10 metres of deep sand and nothing but forest - how we created a small miracle

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I flew the Cologne - Berlin route so often that at one point the stewardesses almost greeted me with a handshake. The reason was a challenging project that I still remember fondly today.

Norbert Nahler

Norbert Nahler was employed in the CLASSEN Group from 1994, first as operations manager and later as head of the technical office. He has been in well-earned retirement since October 2015. He accompanied the development of laminate production, first in Kaisersesch and later in Baruth.

At the beginning of 1999, our then managing director approached me and said: "We're going on a business trip.“ But he didn't come out with what we were going to see. So we drove to Berlin and from there we took the A13 south. At some point we came to a makeshift exit where there was a sign saying "Baruth". Then we drove on for about 15 kilometres, to the right and left the pine trees of the Mark Brandenburg, very close tree to tree, in the villages there were partly only sandy roads without a road surface. Then we turned right, there were a few old industrial buildings, a little further on a sawmill, otherwise a 20-metre-wide sand track with very deep bumps led straight ahead. Finally we came to a place where on the left side there was a huge area with nothing but the finest yellow sand. And on the right side there was nothing but forest with the Marches pines. We stopped and I asked,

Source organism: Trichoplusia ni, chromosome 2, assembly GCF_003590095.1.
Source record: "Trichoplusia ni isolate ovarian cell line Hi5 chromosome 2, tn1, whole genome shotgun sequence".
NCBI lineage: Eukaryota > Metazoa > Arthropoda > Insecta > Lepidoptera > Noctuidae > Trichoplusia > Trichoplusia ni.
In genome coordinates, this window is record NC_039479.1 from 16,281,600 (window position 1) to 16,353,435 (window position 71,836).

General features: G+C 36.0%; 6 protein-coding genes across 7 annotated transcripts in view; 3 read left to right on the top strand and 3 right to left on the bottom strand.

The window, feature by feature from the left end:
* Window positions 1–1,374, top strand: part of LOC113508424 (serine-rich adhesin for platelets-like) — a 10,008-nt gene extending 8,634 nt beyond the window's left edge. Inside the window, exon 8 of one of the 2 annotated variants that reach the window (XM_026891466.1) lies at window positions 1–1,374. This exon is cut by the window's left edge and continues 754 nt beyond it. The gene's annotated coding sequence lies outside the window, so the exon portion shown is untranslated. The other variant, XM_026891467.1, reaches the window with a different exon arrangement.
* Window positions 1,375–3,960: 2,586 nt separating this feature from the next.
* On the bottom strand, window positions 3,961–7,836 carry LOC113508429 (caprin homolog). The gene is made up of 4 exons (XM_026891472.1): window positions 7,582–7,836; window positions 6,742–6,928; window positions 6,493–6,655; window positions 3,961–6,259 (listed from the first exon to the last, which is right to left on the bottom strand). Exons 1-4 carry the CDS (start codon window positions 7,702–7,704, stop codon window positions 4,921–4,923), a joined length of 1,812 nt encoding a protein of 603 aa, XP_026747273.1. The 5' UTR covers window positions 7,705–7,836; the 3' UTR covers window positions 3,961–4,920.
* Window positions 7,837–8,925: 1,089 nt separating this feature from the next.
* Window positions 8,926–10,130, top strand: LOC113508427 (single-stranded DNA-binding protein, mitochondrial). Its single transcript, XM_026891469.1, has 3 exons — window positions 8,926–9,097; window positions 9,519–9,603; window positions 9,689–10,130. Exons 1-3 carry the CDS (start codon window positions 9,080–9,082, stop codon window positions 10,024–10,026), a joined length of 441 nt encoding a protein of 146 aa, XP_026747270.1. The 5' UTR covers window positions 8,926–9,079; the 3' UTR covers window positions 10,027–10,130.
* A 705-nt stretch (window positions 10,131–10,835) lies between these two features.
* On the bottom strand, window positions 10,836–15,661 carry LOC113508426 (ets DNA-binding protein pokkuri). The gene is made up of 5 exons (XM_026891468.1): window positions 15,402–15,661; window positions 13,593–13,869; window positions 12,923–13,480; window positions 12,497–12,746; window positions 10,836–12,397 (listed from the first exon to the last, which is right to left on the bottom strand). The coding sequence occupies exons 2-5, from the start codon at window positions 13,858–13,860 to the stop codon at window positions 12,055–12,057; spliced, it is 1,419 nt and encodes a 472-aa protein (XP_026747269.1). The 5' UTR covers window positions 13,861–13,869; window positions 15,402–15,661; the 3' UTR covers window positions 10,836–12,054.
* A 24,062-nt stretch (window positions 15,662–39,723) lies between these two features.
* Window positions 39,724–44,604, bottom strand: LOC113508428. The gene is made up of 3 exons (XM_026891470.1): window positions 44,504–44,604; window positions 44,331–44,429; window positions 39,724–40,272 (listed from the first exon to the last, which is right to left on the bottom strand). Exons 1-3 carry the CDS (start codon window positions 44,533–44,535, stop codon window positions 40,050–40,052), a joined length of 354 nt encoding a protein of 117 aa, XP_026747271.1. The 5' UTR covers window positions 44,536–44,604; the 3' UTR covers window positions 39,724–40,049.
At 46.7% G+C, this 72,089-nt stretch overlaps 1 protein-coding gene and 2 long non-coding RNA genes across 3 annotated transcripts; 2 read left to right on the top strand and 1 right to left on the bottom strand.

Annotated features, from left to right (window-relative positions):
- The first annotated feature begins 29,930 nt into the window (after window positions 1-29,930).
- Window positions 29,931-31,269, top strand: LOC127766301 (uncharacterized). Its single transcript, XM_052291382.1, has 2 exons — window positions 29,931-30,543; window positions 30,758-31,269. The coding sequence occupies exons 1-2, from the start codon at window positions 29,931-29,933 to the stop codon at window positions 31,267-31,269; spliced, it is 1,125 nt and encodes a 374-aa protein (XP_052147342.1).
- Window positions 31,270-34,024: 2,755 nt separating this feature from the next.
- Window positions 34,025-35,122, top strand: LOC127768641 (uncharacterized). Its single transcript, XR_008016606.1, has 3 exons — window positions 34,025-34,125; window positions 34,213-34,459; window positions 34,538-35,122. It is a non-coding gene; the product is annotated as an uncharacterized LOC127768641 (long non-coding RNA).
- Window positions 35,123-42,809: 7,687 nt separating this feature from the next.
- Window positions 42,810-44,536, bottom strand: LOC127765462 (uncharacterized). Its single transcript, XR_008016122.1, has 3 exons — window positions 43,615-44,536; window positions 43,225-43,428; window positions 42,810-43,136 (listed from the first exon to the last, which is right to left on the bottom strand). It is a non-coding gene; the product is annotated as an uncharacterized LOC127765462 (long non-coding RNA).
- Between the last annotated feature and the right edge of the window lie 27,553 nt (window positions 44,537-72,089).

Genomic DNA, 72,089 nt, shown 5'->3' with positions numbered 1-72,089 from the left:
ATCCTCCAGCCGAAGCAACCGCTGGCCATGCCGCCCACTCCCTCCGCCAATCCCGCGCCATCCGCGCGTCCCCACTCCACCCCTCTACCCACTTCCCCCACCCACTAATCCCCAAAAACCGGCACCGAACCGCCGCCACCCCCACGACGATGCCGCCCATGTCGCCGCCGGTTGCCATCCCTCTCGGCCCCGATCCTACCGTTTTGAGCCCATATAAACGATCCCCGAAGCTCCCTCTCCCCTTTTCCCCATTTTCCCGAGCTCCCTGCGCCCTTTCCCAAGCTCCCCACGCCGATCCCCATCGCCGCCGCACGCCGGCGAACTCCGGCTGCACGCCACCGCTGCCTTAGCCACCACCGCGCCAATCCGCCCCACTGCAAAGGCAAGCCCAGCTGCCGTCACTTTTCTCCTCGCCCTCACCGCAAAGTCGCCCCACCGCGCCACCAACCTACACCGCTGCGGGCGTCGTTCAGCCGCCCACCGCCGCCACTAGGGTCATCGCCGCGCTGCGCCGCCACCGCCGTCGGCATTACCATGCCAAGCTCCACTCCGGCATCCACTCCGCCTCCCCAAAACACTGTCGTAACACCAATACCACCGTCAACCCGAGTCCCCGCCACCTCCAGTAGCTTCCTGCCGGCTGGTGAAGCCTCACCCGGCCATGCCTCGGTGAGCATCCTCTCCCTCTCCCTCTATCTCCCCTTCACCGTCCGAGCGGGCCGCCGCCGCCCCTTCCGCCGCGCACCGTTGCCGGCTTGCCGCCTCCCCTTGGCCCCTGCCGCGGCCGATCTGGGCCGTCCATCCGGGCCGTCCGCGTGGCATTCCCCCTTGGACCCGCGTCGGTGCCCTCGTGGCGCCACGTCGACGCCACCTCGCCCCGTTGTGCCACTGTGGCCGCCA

"What are we actually doing here?"

"Yes," said my manager, "where there is now the large free area of sand, a company is building a panel factory for MDF boards. They want to use the sawdust from the sawmill to make boards. And opposite where the trees are now, we have decided to build a new laminate plant." So that was the plan: to use synergy effects by delivering wood for the sawmill in front, the panel plant would process the sawdust into panels and we would coat and process them into laminate directly opposite.

CLASSEN had bought a site there in Baruth that was 1 kilometre x half a kilometre wide, or 50 hectares. "We are planning to run the first production here in 2001," my managing director opened to me. And there I was, looking at a huge area of forest! There were, of course, many questions in my head at first. How do you plan such a big project?

Then we went back and thought about it: What can we do better in Baruth than at the Kaisersesch site, where we had almost reached the end of our production and space capacities at that time. One thing quickly became clear to us: if we had so much space in Baruth, we wanted to plan the plant in such a way that we could bring the boards in on one side, coat them in a straight run, cut them to size and profile them, and store them on the other side as finished laminate in a high-bay warehouse.

When we got the first ground plan of the site, we started planning. We got plans of the existing machines in Kaisersesch, drew the machines in a certain scale on paper, cut them out and then lined them up. And that's when we came up with a plant length of 350 metres!